Georgia will always be punished more than any other team in the SEC. That's what happens when you sue the NCAA and WIN! Totally unfair how the dawgs are treated. South Carolina players had cheap shots, no suspensions. Auburn last season was full of cheap shots, no suspensions. Florida ALWAYS takes cheap shots, no suspensions. James Franklin should have been suspended as well. Todd Grantham defended his players by telling Franklin to back off. Franklin should have never been allowed to get away with yelling at opposing players after the game. HE should have been ejected from his next game!
The SEC has finally handed down its penalties from last weekend’s Georgia-Vanderbilt football game. In total three players will each miss the first half of their teams’ upcoming games.
Vanderbilt center Logan Stewart has been suspended for the first half of the Commodores’ game against Army this Saturday. The league cited Rule 9-1 of the NCAA Football Rule Book in its decision to suspension Stewart. That rule states that a flagrant personal foul offender shall be disqualified. The rule leaves open for interpretation what is and what isn’t “flagrant,” but anyone who saw Stewart’s unnecessary clip of Kwame Geathers would likely identify that act as being as flagrant as flagrant can be.
Geathers has been suspended — just as his dad had relayed to the press earlier today — for the first half of UGA’s October 29th game with Florida. The league stated that Geathers was in violation of NCAA Football Rule 2-32-1-a regarding fighting. “The penalty for violation of the rule in the second half includes suspension for the first half of the team’s next scheduled game.” There’s no arguing this one. Throw a punch for any reason — and have it caught by officials or television cameras — and a player will sit.
Georgia’s Shaun Williams was also suspended. Williams was flagged for two personal foul penalties in the game and then — according to Vanderbilt coach James Franklin — was the instigator in Saturday’s postgame shenanigans. The league tied his suspension to one of the personal foul calls and Rule 9-1-4. “No player shall target and initiate contact to the head or neck area of a defenseless opponent with the helmet, forearm, elbow or shoulder.” Because it believed Williams violated that rule so flagrantly in the third quarter of Saturday’s game, the league office decided to suspend him “in accordance with (the) Southeastern Conference Constitution, Article 4.4.2 (d).”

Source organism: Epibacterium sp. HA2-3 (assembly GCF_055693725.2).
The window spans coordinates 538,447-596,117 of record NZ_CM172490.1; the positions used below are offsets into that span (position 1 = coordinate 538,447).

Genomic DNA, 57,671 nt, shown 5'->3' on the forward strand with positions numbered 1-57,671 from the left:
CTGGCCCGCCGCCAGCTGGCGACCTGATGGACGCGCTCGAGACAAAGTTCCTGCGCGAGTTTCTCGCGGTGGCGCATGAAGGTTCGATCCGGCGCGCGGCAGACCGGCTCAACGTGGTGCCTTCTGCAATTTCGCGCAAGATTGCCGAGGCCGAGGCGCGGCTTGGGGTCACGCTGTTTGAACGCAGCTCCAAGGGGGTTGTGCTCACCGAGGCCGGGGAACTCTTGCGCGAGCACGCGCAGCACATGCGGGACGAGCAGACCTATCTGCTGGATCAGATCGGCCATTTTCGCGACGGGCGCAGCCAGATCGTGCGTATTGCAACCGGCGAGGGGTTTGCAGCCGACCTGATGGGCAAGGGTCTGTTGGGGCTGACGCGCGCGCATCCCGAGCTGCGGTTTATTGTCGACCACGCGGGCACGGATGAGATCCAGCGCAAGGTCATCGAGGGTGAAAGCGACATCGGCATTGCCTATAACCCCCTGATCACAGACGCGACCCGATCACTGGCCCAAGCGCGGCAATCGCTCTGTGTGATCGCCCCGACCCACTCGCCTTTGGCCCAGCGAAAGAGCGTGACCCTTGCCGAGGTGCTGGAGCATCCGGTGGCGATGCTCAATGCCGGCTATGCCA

We are a bit surprised by the suspension of Williams. We are also surprised that neither coaching staff received a reprimand of any kind from the league office — in public anyway. Todd Grantham’s postgame curse-fest has made bigger news this week than any of the penalties the drew suspensions.
Cue those who will say there is one standard for players and one for coaches.
In the end, this situation hurts Georgia more than it does Vanderbilt. The Commodores will be without player for a game with Army. Georgia will be without two players for its all-important game with Florida.
UPDATE – Okay, we’re no longer surprised Williams was suspended. OutKickTheCoverage.com posted the following video of the play that led to the Georgia DB’s punishment. The play in question was missed by officials and not actually flagged. So, yes, that means Williams should have been hit with three personal foul penalties during the game.
Keep your eye at about the 30-yard-line and you’ll see Williams launch himself into the back and head of defenseless Commodore receiver Jordan Matthews.
Seeing as Vandy had a player take a cheap shot at a Georgia player’s knees and Georgia had a player take a cheap shot at a Vandy player’s spine… maybe it’s time for fans of both schools to pipe down. Neither side has room for any more faux outrage.
We’ve now seen punkish behavior from both squads. And the coaching staffs didn’t handle things much better than their players.
As we said earlier today, there are no winners in this story. But the list of losers continues to grow with every new ball of mud that’s flung.
So will this finally be the end of the story? We seriously doubt it.